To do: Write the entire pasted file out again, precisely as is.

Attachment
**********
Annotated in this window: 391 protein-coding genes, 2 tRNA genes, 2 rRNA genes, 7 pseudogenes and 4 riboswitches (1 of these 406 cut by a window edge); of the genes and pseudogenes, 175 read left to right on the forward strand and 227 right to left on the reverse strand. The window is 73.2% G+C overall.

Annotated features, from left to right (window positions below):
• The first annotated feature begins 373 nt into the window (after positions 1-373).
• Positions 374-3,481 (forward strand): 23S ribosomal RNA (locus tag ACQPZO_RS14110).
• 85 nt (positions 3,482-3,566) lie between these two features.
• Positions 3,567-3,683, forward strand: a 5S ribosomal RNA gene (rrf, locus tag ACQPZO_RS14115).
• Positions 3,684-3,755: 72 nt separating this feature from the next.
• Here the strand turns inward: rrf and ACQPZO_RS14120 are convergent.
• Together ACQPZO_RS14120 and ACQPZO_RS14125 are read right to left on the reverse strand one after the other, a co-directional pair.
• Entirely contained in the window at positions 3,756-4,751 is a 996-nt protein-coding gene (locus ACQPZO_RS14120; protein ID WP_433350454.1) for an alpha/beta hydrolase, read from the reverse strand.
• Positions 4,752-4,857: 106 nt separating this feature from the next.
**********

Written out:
Annotated in this window: 391 protein-coding genes, 2 tRNA genes, 2 rRNA genes, 7 pseudogenes and 4 riboswitches (1 of these 406 cut by a window edge); of the genes and pseudogenes, 175 read left to right on the forward strand and 227 right to left on the reverse strand. The window is 73.2% G+C overall.

Annotated features, from left to right (window positions below):
• The first annotated feature begins 373 nt into the window (after positions 1-373).
• Positions 374-3,481 (forward strand): 23S ribosomal RNA (locus tag ACQPZO_RS14110).
• 85 nt (positions 3,482-3,566) lie between these two features.
• Positions 3,567-3,683, forward strand: a 5S ribosomal RNA gene (rrf, locus tag ACQPZO_RS14115).
• Positions 3,684-3,755: 72 nt separating this feature from the next.
• Here the strand turns inward: rrf and ACQPZO_RS14120 are convergent.
• Together ACQPZO_RS14120 and ACQPZO_RS14125 are read right to left on the reverse strand one after the other, a co-directional pair.
• Entirely contained in the window at positions 3,756-4,751 is a 996-nt protein-coding gene (locus ACQPZO_RS14120; protein ID WP_433350454.1) for an alpha/beta hydrolase, read from the reverse strand.
• Positions 4,752-4,857: 106 nt separating this feature from the next.